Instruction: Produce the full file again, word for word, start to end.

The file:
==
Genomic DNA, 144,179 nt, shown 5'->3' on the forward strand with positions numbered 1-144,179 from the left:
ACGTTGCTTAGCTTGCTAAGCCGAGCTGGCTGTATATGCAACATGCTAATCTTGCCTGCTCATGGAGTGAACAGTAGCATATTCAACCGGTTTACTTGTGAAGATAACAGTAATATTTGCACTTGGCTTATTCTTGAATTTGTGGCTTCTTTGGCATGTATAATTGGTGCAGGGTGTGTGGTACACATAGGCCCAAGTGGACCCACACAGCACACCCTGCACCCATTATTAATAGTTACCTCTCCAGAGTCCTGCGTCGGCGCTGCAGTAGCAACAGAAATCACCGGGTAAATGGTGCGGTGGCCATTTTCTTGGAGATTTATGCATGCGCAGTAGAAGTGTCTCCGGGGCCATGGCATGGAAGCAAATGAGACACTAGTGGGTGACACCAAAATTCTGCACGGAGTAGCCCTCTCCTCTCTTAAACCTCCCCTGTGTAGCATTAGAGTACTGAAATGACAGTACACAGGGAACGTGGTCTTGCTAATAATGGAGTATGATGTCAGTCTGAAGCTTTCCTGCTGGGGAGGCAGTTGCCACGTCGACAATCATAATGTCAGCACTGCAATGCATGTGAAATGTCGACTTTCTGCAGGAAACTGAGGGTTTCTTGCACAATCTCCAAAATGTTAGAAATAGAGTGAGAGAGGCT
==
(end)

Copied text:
Genomic DNA, 144,179 nt, shown 5'->3' on the forward strand with positions numbered 1-144,179 from the left:
ACGTTGCTTAGCTTGCTAAGCCGAGCTGGCTGTATATGCAACATGCTAATCTTGCCTGCTCATGGAGTGAACAGTAGCATATTCAACCGGTTTACTTGTGAAGATAACAGTAATATTTGCACTTGGCTTATTCTTGAATTTGTGGCTTCTTTGGCATGTATAATTGGTGCAGGGTGTGTGGTACACATAGGCCCAAGTGGACCCACACAGCACACCCTGCACCCATTATTAATAGTTACCTCTCCAGAGTCCTGCGTCGGCGCTGCAGTAGCAACAGAAATCACCGGGTAAATGGTGCGGTGGCCATTTTCTTGGAGATTTATGCATGCGCAGTAGAAGTGTCTCCGGGGCCATGGCATGGAAGCAAATGAGACACTAGTGGGTGACACCAAAATTCTGCACGGAGTAGCCCTCTCCTCTCTTAAACCTCCCCTGTGTAGCATTAGAGTACTGAAATGACAGTACACAGGGAACGTGGTCTTGCTAATAATGGAGTATGATGTCAGTCTGAAGCTTTCCTGCTGGGGAGGCAGTTGCCACGTCGACAATCATAATGTCAGCACTGCAATGCATGTGAAATGTCGACTTTCTGCAGGAAACTGAGGGTTTCTTGCACAATCTCCAAAATGTTAGAAATAGAGTGAGAGAGGCT